Siem Reap, Cambodia is land to majestical and mysterious temples from kingdom generation to generation. It is here where your mind will be put into a bed of imagination on how Cambodians back then worship their gods. Temples sprung like mountains in the desert. Add to that, each temple posses an intricate design that will surely mystify your eyes.
So what exactly to do in Siem Reap Cambodia? Of course, your visit here won’t be complete if you won’t do the fun yet rigorous and challenging temple hopping!
“Beauty comes with a price”, my perfect description of my Cambodia experience. Seeing those amazing artifacts and sand stone designs weren’t that easy, it could be tiring and draining too, since most of the time you will need to walk and bask under the sun before you can catch a glimpse of what Siem Reap has to offer. So let me give you some helpful tips if you’re planning a trip to this land where fusion of symbolism, symmetry and spirituality will take you to a trance…
Some helpful tips to guide you:
1. Get your self the Angkor Archeological Complex Map – this will help you have an overview on how big and scattered the temples are, it can guide you in deciding which area to visit. You can get free printed copies of this all over Cambodia starting from border exits, decent restaurants and establishment or you can ask one from the hotel where you’re staying. See online version http://www.canbypublications.com/siemreap/srtemples.htm
2. Bring lots of water and a face towel – experiencing the temples will take you a lot of walking and climbing under the heat of the sun. It is best that you secure yourself a cold jar of water so you avoid buying pricey bottled waters from the local stores, especially if you’re on a budget trip. I tell you! you will perspire a lot so bring a towel to wipe your wet face and body.
3. Wear proper shoes – a good walking or trekking shoes is advisable here. Not only it will protect your feet from the dusty road and walkways, you might find some of the temples worth exploring and find yourself climbing some. I did in Ta Prohm, I climb up this temple ruin to see a good view of the entire area, but you have to do it quick, climbing and making unnecessary temple exploration is prohibited. I got caught by a temple guard while climbing,I just pretended i didn’t hear him and went on… :p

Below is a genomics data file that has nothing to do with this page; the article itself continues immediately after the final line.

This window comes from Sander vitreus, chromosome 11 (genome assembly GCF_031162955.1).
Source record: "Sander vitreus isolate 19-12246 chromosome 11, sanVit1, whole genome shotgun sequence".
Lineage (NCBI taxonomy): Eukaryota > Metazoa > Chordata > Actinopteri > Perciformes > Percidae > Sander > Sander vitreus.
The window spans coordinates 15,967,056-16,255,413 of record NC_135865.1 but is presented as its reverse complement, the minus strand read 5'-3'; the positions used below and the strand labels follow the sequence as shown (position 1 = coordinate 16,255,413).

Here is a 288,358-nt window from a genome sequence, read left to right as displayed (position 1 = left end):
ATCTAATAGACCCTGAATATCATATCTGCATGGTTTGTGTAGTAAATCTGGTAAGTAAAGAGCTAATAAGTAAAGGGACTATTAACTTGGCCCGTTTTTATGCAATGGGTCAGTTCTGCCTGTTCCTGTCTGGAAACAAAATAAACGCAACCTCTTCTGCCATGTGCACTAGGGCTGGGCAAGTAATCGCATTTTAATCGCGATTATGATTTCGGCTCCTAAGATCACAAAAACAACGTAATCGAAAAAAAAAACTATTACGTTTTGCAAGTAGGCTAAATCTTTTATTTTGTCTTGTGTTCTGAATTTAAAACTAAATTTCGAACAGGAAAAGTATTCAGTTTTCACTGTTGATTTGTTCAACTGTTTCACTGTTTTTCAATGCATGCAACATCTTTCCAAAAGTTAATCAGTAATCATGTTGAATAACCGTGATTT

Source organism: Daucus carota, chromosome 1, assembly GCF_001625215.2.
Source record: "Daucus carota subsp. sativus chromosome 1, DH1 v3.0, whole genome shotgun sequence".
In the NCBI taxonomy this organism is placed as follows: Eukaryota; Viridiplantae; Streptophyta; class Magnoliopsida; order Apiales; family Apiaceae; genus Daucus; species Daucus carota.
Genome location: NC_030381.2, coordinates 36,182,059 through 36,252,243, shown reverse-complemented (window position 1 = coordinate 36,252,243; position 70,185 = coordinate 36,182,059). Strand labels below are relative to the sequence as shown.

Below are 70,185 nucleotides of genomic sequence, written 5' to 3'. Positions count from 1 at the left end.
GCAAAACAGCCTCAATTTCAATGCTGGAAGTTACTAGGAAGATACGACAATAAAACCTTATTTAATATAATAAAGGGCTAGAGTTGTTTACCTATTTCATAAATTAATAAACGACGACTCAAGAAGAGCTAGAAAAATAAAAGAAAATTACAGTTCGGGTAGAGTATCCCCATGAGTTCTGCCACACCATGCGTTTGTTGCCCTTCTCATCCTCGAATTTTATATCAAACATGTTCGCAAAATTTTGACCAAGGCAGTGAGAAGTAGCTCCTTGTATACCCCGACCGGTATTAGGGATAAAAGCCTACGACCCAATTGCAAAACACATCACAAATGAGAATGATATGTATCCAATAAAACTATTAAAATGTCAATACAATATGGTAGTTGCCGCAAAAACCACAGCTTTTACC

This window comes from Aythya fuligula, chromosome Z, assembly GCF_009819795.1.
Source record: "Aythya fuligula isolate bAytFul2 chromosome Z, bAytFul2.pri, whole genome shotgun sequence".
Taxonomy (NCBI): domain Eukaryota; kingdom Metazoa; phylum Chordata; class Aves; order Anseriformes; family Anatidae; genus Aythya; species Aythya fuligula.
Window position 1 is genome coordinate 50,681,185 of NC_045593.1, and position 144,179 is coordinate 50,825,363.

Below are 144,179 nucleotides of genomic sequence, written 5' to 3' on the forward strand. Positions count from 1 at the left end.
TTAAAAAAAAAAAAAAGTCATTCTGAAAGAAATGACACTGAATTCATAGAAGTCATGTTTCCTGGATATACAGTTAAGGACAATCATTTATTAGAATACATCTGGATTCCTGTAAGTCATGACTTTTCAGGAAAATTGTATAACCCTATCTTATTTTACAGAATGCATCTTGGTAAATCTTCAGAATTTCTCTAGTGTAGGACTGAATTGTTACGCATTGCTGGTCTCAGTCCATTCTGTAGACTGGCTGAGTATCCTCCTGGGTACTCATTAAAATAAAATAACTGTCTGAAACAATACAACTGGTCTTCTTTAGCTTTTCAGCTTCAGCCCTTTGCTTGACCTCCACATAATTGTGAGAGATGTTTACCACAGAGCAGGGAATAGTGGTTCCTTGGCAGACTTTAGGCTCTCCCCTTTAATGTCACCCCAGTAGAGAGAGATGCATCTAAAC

4. Put on a sunblock – unless you want to fry your skin under the sun then that’s fine. 🙂
5. Make sure to have enough battery on your gadgets – you pretty much will be out the entire day temple hopping, there won’t be so many establishments that you can get electricity from, Siem Reap is nothing close to a metro living, it is really a very local town surrounded by all these temples, it’s not common that you see a power outlet in the temples.. 🙂
6. Optional umbrella – for the more sophisticated traveler, bringing an umbrella might be a thought you wanna consider
7. Don’t carry heavy loads – again lots of walking and climbing and running if you prefer
8. Try to read the story or background of the temple before entering – there’s a lot of Cambodian kids selling this book entitled “Ancient Anchor”, you can score a good clear copy for as low as $5, just know how to bargain. You might want to know the meaning of the symbols engraved in the temple walls, otherwise they will just be a plain drawing to you.
9. Hire A tuktuk driver or option to bike around the complex – hiring a tuktuk is much costly but you can ride this up to 4 person so each can cheap in, Bike is cheaper but is more tiring and rigorous. When availing service from a tuktuk driver, arrange your itinerary and make sure you agree with the time, normally you pay him for how long you will hire him not on how many temples you will visit. Another consideration is how far the particular temple is, he might charge additional for the gas
10. Decide how many days you would like to spend in Siem Reap temple hopping. And if price is a consideration for you, it might help that you know the local trading here when it comes to temple visitation. Passes are sold in one-day ($20), three-day ($40) and seven-day ($60) blocks that must be used on consecutive days. I took the 3-day pass.
There you have it, some tips that will help you have a wonderful time visiting the temples.